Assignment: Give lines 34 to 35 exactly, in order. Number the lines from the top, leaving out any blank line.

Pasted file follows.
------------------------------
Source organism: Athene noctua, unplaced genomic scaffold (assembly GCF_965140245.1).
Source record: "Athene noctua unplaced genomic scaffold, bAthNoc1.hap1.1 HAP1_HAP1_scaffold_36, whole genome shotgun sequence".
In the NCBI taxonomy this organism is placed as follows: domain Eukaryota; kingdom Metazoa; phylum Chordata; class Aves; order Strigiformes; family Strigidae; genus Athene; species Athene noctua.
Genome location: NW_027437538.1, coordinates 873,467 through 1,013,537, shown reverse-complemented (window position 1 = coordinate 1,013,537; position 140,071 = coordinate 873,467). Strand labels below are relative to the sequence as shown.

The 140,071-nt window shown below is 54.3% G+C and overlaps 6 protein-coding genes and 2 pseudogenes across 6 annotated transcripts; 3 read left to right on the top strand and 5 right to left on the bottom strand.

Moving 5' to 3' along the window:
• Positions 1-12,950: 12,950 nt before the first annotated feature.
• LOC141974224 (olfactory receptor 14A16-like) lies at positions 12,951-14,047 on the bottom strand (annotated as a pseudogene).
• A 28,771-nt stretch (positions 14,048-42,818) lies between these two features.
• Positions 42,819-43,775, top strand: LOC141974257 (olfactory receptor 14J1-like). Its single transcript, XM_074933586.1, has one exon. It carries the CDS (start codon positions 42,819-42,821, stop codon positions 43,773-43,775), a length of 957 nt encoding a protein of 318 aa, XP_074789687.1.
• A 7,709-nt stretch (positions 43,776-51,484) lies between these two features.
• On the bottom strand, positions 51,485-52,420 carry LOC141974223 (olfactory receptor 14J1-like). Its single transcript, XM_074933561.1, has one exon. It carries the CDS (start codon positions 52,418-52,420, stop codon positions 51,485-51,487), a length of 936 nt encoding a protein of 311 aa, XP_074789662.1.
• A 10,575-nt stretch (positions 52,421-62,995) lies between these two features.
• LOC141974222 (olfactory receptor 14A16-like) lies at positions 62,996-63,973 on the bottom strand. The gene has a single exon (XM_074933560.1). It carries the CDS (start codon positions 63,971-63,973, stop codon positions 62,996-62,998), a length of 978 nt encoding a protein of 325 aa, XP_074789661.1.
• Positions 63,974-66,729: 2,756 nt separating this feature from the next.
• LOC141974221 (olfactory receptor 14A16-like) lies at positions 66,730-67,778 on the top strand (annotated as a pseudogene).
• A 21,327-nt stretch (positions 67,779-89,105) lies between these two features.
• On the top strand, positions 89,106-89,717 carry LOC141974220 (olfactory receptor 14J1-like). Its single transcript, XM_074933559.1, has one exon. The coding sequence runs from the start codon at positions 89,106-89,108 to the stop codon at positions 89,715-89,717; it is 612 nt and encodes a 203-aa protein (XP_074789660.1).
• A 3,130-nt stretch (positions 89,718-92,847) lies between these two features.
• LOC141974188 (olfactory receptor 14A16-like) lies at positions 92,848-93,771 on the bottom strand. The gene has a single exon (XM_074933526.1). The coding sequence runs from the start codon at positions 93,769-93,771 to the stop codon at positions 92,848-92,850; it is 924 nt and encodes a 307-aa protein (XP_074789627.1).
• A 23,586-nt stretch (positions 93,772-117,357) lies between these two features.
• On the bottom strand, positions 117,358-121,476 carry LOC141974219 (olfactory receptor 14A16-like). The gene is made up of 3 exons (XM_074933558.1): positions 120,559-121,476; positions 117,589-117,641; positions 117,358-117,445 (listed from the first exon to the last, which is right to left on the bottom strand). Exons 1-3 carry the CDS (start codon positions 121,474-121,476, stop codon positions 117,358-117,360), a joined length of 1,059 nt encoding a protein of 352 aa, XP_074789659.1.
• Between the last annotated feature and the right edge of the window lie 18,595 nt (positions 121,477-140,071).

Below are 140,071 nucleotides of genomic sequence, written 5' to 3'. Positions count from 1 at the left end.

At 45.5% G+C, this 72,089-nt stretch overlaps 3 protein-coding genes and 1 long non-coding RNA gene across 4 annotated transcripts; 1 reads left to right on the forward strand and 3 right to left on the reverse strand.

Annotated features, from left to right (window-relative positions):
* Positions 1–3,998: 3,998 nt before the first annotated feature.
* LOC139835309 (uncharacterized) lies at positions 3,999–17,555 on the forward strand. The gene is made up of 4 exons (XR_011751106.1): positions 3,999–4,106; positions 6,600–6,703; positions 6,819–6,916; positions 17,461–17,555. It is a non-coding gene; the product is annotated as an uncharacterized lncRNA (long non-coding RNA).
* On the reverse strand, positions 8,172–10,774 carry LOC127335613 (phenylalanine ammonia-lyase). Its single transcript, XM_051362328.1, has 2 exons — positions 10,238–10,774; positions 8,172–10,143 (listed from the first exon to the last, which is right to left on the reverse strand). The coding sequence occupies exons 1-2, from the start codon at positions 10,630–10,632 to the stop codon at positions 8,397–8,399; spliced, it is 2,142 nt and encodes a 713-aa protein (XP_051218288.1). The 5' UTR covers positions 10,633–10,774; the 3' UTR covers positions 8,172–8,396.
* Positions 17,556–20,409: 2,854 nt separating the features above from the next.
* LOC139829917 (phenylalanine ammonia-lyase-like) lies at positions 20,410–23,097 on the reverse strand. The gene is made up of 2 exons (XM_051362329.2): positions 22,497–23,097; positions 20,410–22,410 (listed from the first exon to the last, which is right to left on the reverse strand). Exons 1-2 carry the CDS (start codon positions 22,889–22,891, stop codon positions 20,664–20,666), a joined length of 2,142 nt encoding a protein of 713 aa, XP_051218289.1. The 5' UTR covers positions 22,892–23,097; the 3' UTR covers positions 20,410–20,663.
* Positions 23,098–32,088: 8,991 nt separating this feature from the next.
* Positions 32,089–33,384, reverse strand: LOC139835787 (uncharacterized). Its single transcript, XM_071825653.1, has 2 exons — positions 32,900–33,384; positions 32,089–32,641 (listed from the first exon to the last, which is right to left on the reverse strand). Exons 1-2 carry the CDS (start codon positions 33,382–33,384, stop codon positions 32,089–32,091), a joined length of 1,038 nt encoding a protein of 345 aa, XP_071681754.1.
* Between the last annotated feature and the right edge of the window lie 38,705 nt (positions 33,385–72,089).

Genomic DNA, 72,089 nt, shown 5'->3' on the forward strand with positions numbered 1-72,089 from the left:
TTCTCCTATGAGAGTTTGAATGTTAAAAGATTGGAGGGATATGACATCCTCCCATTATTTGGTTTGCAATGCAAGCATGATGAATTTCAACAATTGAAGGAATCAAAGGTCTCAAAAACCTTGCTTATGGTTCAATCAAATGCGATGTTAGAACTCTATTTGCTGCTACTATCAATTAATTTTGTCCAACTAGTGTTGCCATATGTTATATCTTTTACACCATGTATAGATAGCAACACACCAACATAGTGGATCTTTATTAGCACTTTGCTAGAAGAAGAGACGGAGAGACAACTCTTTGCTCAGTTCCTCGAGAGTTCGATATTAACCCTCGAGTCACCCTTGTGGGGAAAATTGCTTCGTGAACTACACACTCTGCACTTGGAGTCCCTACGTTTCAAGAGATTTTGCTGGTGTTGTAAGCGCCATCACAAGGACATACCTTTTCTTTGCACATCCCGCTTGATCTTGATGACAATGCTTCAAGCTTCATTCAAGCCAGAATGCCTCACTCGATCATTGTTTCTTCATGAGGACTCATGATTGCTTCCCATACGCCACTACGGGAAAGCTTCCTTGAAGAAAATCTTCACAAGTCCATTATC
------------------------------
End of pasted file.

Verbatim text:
* Between the last annotated feature and the right edge of the window lie 38,705 nt (positions 33,385–72,089).

Genomic DNA, 72,089 nt, shown 5'->3' on the forward strand with positions numbered 1-72,089 from the left: